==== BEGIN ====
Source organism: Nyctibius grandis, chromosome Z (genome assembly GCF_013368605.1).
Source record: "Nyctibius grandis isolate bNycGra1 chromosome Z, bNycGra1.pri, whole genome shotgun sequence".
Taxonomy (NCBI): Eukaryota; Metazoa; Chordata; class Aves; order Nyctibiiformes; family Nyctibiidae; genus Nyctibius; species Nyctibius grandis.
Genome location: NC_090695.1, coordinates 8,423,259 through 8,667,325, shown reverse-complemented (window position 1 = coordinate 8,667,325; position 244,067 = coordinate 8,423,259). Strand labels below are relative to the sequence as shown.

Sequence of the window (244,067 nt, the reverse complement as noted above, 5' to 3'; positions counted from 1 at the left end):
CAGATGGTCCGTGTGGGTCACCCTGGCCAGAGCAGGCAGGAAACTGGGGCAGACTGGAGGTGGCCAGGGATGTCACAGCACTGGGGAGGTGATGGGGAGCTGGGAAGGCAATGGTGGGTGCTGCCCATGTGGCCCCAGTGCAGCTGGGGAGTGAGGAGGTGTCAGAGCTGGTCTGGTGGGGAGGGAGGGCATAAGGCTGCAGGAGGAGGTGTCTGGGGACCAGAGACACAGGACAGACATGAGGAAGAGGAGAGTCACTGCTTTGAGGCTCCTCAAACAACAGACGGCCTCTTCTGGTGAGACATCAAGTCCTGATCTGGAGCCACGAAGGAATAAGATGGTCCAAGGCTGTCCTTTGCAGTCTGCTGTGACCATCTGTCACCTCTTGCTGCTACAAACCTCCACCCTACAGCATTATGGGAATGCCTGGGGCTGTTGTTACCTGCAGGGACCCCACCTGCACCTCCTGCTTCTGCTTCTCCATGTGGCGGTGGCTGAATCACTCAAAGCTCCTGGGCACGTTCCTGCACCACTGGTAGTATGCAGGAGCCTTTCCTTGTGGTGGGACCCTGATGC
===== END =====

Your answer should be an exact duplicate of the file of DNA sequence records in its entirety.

Source organism: Nyctibius grandis, chromosome Z (genome assembly GCF_013368605.1).
Source record: "Nyctibius grandis isolate bNycGra1 chromosome Z, bNycGra1.pri, whole genome shotgun sequence".
Taxonomy (NCBI): Eukaryota; Metazoa; Chordata; class Aves; order Nyctibiiformes; family Nyctibiidae; genus Nyctibius; species Nyctibius grandis.
Genome location: NC_090695.1, coordinates 8,423,259 through 8,667,325, shown reverse-complemented (window position 1 = coordinate 8,667,325; position 244,067 = coordinate 8,423,259). Strand labels below are relative to the sequence as shown.

Sequence of the window (244,067 nt, the reverse complement as noted above, 5' to 3'; positions counted from 1 at the left end):
CAGATGGTCCGTGTGGGTCACCCTGGCCAGAGCAGGCAGGAAACTGGGGCAGACTGGAGGTGGCCAGGGATGTCACAGCACTGGGGAGGTGATGGGGAGCTGGGAAGGCAATGGTGGGTGCTGCCCATGTGGCCCCAGTGCAGCTGGGGAGTGAGGAGGTGTCAGAGCTGGTCTGGTGGGGAGGGAGGGCATAAGGCTGCAGGAGGAGGTGTCTGGGGACCAGAGACACAGGACAGACATGAGGAAGAGGAGAGTCACTGCTTTGAGGCTCCTCAAACAACAGACGGCCTCTTCTGGTGAGACATCAAGTCCTGATCTGGAGCCACGAAGGAATAAGATGGTCCAAGGCTGTCCTTTGCAGTCTGCTGTGACCATCTGTCACCTCTTGCTGCTACAAACCTCCACCCTACAGCATTATGGGAATGCCTGGGGCTGTTGTTACCTGCAGGGACCCCACCTGCACCTCCTGCTTCTGCTTCTCCATGTGGCGGTGGCTGAATCACTCAAAGCTCCTGGGCACGTTCCTGCACCACTGGTAGTATGCAGGAGCCTTTCCTTGTGGTGGGACCCTGATGC